Isolation of Sf21/Sf9 microsomes (without clumping)

Mike Autry jma at ddt.biochem.umn.edu
Tue Nov 29 16:52:41 EST 2005


Hi Methods,

I am fractionating baculovirus-infected Sf9 and Sf21 insect cells, using differential centrifugation to isolate microsomal membranes.

The problem is that the microsomes (50,000 x g) are very particulate, and remain clumpy even after homogenization with hand-held glass/Teflon Potter-Elvehjem tissue grinder.  Even mechanical disruption of the final microsomal pellet using a small polytron leaves clumps of unresuspended membranes that are visible by eye.

The insect cell microsomes are clumpy when isolated either in solutions containing high salt (0.6 M KCl, 250 mM sucrose, 3 mM MgCl2) or low salt (10 mM NaHCO3, 0.1 mM CaCl2).  The two different preparative protocols are listed below.  

Following centrifugation, the microsomal pellets are typically resuspended in 250 mM sucrose buffered with MOPS or histidine.

Why do the microsomes clump so much?  Are there solutes to add (pyrophosphate, NaI, etc) that would allow easy and complete resuspension of insect cell microsomes?

Thanks,

Mike Autry
Research Associate with Dave Thomas
http://ddt.biochem.umn.edu/


High-salt protocol:
Virus-infected Sf21 cells in 600 ml of suspension (9 × 108 cells) were sedimented, washed twice with phosphate-buffered saline, and resuspended in 50 ml of medium containing 10 mM NaHCO3, 0.2 mM CaCl2, plus the following protease inhibitors: aprotinin (10 µg/ml), leupeptin (2 µg/ml), pepstatin A (1 µg/ml), and Pefabloc (0.1 mM), which were included throughout the entire preparative procedure. Cells were disrupted by N2 cavitation using a Parr Cell Disruption Bomb 4635 (Parr Instruments, Moline, IL), and cellular homogenates were diluted into an equal volume of ice-cold medium containing 500 mM sucrose, 300 mM KCl, 6 mM MgCl2, and 60 mM histidine (pH 7.4). Homogenates were centrifuged at 1000 × g for 20 min. Supernatants were recovered, diluted with 0.25 volume of 3 M KCl, and centrifuged at 10,000 × g for 20 min. Supernatants were again recovered and centrifuged at 50,000 × g for 30 min. Pellets were washed in 250 mM sucrose, 600 mM KCl, 3 mM MgCl2, 30 mM histidine (pH 7.4) and sedimented as before. Final pellets (Sf21 microsomes) were resuspended at approximately 5 mg/ml in 250 mM sucrose, 30 mM histidine (pH 7.4) and stored in small aliquots at -40 °C. The average yield per 600 ml of infection was 40 mg of microsomal protein.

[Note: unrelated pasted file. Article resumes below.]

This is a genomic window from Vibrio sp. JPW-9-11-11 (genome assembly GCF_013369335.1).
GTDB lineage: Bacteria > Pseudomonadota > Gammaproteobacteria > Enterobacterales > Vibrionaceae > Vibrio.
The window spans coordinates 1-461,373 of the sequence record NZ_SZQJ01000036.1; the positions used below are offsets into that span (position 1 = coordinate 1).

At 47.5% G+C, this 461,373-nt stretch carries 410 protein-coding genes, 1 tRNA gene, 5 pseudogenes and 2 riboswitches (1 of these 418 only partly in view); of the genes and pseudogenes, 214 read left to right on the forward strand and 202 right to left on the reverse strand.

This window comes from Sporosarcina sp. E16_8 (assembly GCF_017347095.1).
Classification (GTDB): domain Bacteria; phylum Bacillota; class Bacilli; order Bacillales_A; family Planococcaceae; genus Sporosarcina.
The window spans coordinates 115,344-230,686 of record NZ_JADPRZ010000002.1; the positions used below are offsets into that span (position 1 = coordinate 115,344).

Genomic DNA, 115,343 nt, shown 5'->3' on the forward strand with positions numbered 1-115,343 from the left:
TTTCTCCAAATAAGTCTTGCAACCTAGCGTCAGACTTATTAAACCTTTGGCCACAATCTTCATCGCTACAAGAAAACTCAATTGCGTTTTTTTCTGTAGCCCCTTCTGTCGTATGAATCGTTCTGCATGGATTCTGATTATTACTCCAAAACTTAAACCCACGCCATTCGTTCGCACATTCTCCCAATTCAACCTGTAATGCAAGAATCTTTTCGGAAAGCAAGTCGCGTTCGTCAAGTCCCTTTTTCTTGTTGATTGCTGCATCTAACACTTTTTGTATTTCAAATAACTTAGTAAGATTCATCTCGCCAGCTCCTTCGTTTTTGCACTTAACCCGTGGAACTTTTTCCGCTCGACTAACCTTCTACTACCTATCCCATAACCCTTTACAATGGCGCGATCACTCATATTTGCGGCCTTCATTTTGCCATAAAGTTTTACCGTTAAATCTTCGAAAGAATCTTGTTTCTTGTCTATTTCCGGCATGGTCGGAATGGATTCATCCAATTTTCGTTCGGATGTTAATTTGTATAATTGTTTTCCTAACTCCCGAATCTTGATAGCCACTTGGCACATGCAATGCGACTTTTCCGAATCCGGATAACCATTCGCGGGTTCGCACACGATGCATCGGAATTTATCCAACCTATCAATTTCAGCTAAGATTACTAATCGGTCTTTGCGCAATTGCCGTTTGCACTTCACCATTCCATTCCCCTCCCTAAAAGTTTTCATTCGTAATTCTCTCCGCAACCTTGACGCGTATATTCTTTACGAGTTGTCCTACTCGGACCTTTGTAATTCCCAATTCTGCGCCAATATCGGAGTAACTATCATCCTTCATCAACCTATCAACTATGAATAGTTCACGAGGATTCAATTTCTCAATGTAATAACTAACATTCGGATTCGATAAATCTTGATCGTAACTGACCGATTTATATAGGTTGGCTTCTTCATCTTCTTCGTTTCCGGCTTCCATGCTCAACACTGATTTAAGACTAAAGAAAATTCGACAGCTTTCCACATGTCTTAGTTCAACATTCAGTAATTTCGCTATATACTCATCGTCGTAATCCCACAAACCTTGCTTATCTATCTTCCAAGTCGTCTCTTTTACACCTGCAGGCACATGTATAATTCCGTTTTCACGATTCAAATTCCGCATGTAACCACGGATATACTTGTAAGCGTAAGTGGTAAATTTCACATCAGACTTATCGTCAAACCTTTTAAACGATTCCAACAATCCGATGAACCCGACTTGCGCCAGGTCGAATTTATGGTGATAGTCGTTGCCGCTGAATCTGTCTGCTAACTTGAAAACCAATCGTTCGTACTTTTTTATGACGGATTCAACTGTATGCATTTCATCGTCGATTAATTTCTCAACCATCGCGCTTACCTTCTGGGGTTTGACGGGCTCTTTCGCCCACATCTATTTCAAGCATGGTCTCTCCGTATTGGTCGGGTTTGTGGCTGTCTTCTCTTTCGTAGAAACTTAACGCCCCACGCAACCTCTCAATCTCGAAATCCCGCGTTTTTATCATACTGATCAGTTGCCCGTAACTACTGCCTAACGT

Low salt protocol:
For preparation of Sf21 cell microsomes, the washed cell pellets were resuspended in 25 ml of medium containing 10 mM NaHCO3 and 0.2 mM CaCl2, supplemented with the protease inhibitors aprotinin (1 µg/ml), leupeptin (0.2 µg/ml), pepstatin A (1 µg/ml), and Pefabloc SC (0.1 mM). The cells were transferred to JA-20 centrifuge tubes and homogenized with a Polytron three times for 30 s at 14,000 rpm with 10-s breaks. The homogenates were centrifuged at 12,000 × g for 45 min in a Beckman JA-20 rotor, and the supernatants were collected and spun in a Beckman type 70 Ti rotor at 50,000 × g for 35 min. The pellets were resuspended in 1.5-2 ml in 50 mM MOPS, 0.3 M sucrose, and 5 mM NaN3 (pH 7.0) supplemented with the protease inhibitors above and subjected to a final homogenization in a 2-ml Potter-Elvehjem tissue grinder. 



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